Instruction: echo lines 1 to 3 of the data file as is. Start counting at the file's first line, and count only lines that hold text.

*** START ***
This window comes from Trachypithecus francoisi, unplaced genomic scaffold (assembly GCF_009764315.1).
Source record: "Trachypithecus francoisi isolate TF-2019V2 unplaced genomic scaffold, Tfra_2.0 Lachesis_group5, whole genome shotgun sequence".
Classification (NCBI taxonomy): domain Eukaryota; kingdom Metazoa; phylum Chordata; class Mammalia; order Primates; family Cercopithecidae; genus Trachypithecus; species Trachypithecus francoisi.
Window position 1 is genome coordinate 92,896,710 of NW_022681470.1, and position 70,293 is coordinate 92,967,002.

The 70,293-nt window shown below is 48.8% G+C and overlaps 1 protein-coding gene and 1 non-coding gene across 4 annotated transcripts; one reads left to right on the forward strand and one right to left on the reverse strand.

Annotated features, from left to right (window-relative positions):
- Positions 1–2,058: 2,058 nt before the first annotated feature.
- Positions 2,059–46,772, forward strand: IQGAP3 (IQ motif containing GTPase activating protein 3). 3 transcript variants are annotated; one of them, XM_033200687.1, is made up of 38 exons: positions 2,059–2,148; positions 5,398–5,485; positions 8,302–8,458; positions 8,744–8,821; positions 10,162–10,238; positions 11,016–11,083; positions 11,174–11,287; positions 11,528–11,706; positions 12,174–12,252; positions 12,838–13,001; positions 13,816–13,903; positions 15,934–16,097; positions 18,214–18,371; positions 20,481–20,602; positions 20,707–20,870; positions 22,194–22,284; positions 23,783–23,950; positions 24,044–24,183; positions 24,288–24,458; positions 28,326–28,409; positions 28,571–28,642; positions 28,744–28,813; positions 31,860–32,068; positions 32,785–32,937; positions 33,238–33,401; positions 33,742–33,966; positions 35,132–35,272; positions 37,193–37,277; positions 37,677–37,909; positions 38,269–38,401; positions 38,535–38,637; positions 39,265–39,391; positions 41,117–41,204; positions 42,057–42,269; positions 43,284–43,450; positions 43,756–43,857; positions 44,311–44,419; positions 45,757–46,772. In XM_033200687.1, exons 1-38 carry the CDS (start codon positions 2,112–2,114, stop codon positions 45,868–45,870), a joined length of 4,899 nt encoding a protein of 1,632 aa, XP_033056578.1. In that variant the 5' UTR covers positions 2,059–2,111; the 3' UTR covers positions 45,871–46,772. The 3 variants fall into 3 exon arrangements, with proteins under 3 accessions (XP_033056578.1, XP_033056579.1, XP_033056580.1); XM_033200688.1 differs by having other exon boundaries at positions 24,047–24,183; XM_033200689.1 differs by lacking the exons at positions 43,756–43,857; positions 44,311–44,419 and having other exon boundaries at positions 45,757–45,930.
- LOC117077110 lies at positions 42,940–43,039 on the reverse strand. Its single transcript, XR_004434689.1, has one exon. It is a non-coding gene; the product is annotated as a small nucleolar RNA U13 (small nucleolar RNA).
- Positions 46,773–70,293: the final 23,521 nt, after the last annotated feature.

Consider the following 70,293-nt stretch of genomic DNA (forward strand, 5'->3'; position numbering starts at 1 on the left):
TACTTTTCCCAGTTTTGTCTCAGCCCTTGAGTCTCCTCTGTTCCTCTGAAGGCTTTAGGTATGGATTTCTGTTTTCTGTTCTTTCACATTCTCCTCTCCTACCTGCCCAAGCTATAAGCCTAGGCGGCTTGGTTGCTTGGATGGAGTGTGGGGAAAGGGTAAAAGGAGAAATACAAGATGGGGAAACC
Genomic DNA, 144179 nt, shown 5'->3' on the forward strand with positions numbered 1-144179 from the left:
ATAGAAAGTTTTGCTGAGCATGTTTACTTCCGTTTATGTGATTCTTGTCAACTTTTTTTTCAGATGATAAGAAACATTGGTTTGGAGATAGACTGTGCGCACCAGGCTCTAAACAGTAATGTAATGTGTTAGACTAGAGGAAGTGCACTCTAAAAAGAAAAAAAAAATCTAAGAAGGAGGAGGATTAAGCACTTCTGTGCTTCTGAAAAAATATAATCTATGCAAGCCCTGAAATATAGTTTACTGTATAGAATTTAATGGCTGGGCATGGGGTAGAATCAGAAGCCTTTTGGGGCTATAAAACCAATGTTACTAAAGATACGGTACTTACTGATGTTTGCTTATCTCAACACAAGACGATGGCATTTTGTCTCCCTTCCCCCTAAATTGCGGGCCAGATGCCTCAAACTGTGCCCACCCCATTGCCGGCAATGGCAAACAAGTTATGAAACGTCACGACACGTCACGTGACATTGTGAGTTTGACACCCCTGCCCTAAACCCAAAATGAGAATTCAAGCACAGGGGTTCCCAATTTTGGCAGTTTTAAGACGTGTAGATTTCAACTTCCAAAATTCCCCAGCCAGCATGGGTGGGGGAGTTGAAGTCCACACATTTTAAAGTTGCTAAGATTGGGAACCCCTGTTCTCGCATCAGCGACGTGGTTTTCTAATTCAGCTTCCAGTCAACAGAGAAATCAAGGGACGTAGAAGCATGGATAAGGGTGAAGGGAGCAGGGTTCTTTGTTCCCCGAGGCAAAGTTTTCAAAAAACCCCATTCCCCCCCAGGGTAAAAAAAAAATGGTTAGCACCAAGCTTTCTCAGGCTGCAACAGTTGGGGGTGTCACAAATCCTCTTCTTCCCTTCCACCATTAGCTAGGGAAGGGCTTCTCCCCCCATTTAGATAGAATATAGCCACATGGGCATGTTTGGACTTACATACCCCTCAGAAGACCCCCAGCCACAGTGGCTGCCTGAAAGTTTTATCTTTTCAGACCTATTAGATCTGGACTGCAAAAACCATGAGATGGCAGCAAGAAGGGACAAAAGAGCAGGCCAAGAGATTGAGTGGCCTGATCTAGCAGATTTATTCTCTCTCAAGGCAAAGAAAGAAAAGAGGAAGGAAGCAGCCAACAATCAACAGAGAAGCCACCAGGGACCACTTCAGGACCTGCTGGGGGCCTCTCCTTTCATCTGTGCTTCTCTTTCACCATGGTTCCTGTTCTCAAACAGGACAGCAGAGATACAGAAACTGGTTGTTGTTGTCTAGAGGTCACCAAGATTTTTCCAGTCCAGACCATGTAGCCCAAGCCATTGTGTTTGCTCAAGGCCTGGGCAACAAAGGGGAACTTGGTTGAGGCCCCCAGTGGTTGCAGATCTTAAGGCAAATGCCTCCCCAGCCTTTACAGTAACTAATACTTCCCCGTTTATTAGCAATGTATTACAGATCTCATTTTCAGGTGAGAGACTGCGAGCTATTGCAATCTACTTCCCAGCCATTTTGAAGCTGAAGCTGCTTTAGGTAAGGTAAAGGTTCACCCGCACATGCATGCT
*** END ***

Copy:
This window comes from Trachypithecus francoisi, unplaced genomic scaffold (assembly GCF_009764315.1).
Source record: "Trachypithecus francoisi isolate TF-2019V2 unplaced genomic scaffold, Tfra_2.0 Lachesis_group5, whole genome shotgun sequence".
Classification (NCBI taxonomy): domain Eukaryota; kingdom Metazoa; phylum Chordata; class Mammalia; order Primates; family Cercopithecidae; genus Trachypithecus; species Trachypithecus francoisi.